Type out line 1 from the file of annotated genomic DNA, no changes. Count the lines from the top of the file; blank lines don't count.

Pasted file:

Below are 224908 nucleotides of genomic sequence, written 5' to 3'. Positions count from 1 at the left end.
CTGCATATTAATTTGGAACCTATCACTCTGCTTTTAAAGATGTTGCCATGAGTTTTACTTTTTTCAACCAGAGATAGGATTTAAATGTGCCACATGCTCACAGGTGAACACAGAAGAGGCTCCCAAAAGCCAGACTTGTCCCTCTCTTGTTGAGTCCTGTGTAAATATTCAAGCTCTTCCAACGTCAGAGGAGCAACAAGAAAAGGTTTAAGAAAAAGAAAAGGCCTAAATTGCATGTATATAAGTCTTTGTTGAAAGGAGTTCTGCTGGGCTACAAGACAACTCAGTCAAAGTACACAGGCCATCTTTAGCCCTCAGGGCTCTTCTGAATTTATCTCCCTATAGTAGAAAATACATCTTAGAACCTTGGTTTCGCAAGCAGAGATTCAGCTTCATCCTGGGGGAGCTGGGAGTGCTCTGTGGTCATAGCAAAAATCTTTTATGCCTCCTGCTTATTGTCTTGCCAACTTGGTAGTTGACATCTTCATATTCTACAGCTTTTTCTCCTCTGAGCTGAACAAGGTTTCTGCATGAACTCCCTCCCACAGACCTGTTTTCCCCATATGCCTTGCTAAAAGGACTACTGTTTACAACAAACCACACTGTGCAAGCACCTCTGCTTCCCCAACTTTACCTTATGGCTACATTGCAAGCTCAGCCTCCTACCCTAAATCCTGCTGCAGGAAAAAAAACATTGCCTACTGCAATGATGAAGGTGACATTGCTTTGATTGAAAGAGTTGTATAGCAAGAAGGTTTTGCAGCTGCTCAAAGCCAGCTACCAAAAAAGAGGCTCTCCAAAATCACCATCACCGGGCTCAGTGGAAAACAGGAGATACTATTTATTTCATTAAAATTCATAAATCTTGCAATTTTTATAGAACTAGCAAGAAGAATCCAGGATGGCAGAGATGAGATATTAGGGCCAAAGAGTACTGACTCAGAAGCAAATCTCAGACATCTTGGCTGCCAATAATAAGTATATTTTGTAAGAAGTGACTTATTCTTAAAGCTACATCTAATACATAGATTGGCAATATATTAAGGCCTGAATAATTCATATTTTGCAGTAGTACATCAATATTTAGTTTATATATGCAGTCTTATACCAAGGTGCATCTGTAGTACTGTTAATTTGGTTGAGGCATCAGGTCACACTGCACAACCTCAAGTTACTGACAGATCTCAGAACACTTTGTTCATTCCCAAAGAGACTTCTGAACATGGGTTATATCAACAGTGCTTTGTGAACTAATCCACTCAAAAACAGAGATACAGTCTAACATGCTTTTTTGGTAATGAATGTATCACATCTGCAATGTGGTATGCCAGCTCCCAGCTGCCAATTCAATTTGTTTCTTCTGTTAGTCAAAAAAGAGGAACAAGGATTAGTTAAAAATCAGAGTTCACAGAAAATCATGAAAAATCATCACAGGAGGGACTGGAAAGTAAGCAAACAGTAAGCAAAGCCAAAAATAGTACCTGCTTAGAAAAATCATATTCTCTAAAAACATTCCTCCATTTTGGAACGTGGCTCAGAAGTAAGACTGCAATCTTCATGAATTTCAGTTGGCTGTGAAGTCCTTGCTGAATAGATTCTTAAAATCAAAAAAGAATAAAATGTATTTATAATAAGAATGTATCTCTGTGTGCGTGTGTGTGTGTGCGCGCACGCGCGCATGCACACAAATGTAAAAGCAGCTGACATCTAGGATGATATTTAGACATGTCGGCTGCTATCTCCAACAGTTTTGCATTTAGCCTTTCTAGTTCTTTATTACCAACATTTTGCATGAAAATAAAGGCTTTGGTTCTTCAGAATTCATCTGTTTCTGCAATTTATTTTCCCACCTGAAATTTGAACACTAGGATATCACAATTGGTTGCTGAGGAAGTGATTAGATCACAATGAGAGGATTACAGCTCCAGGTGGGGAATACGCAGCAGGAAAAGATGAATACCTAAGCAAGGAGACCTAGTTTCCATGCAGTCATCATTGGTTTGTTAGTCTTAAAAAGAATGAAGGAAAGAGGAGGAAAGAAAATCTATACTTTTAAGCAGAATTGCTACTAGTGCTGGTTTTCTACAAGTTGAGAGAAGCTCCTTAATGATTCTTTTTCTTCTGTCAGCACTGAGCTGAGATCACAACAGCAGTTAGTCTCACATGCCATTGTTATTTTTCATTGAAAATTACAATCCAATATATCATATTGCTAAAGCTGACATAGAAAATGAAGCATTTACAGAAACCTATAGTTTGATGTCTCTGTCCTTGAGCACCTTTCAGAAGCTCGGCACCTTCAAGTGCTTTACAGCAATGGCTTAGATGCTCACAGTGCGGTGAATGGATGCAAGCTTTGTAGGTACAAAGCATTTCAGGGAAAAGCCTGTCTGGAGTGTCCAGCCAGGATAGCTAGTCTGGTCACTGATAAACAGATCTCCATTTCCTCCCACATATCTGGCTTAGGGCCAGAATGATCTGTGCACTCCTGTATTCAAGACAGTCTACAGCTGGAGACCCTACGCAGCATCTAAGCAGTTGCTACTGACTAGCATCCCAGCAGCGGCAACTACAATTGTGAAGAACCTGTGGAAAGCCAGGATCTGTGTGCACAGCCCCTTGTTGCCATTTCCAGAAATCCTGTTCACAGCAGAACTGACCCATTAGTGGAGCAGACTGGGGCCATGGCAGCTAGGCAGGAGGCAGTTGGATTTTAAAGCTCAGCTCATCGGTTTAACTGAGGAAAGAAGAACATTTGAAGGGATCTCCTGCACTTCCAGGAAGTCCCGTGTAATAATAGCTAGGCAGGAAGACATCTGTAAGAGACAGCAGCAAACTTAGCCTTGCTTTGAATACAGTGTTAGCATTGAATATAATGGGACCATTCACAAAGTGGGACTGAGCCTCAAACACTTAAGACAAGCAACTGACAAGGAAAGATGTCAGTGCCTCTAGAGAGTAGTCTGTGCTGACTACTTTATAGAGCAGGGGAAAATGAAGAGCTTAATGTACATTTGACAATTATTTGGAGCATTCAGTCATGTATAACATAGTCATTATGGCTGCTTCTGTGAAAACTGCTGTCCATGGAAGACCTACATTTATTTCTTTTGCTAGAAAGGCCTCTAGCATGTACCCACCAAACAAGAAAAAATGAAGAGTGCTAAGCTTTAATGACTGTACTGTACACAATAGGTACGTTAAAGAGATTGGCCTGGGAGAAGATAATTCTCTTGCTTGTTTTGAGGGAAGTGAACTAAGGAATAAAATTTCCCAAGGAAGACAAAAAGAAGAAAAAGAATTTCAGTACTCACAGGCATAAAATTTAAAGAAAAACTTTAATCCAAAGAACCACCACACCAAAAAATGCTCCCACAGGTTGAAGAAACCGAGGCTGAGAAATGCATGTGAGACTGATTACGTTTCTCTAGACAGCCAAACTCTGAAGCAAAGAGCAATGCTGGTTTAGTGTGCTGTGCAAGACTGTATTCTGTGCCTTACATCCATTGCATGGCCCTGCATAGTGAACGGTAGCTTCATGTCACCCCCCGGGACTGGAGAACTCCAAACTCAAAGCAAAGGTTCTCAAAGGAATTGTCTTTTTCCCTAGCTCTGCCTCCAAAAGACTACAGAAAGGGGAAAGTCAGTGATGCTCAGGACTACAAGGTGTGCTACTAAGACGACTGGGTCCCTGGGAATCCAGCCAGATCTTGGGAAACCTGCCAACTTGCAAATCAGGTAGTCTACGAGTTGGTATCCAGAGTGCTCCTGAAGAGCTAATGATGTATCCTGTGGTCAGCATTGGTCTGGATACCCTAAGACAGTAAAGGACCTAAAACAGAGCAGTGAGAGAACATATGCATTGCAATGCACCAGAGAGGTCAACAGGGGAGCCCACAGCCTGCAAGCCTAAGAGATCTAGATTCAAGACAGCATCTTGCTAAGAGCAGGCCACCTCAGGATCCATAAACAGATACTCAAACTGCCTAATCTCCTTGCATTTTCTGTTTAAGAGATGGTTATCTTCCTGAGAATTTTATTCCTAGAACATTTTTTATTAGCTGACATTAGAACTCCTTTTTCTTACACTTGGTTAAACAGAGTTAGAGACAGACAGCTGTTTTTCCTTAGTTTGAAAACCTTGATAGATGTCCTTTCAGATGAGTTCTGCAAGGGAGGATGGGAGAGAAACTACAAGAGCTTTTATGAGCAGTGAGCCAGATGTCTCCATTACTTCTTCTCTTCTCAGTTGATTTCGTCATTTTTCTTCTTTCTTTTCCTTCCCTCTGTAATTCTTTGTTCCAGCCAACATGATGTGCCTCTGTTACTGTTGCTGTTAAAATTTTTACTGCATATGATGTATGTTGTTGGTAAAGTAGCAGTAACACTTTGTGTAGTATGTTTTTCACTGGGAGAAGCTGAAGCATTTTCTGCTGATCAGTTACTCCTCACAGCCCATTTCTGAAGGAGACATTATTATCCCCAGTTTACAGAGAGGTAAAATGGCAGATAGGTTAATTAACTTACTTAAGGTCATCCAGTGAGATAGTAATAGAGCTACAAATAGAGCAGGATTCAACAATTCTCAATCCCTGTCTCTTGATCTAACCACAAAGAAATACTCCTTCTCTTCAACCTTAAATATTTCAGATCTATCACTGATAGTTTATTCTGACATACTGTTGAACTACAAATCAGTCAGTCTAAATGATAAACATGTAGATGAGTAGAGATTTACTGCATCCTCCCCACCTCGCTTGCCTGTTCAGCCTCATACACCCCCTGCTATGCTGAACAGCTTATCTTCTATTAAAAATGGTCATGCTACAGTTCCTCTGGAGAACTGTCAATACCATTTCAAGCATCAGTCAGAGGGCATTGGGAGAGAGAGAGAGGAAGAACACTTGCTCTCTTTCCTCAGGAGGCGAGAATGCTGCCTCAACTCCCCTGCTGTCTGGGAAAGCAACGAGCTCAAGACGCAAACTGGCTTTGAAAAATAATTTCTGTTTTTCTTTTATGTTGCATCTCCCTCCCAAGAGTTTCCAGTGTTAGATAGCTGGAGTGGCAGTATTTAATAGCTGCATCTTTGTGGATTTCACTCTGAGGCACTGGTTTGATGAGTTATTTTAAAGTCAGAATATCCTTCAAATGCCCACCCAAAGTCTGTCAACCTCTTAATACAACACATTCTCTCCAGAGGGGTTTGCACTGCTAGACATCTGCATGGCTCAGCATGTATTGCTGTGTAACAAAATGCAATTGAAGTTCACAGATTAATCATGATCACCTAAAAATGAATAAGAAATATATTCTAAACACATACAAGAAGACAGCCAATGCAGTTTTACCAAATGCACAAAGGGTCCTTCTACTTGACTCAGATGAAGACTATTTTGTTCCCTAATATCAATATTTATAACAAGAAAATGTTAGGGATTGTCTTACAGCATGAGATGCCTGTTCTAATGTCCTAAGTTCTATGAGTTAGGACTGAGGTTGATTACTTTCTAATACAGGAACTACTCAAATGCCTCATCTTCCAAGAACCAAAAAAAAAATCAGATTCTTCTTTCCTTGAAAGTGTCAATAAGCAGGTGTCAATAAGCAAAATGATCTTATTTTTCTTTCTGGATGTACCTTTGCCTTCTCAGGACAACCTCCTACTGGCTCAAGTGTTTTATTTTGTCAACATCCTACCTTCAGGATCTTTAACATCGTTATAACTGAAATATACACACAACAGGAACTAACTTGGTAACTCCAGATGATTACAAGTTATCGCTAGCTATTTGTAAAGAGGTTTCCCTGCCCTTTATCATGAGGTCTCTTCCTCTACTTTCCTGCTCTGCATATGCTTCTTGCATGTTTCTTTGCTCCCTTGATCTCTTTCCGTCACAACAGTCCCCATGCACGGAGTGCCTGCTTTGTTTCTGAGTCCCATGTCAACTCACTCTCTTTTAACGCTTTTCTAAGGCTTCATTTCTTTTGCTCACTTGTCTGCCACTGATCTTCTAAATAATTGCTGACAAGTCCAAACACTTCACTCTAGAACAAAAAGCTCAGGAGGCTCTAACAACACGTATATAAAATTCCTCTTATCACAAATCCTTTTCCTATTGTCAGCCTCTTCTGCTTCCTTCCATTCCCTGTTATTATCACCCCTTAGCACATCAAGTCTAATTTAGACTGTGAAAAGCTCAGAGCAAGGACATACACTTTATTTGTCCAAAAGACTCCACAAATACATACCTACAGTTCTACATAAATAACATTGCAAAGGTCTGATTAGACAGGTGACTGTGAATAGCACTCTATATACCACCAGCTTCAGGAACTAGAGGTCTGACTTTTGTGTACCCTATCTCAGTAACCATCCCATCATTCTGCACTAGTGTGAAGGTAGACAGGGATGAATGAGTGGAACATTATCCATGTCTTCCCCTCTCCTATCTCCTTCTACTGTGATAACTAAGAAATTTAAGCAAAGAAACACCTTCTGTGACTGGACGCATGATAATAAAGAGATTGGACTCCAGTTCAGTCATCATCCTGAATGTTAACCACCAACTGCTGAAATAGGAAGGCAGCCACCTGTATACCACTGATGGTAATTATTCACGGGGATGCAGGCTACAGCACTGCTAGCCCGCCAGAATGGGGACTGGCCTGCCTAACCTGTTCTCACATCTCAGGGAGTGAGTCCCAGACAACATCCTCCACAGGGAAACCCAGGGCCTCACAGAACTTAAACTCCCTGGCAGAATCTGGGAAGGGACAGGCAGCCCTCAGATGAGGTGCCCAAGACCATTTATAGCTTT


Below are 224908 nucleotides of genomic sequence, written 5' to 3'. Positions count from 1 at the left end.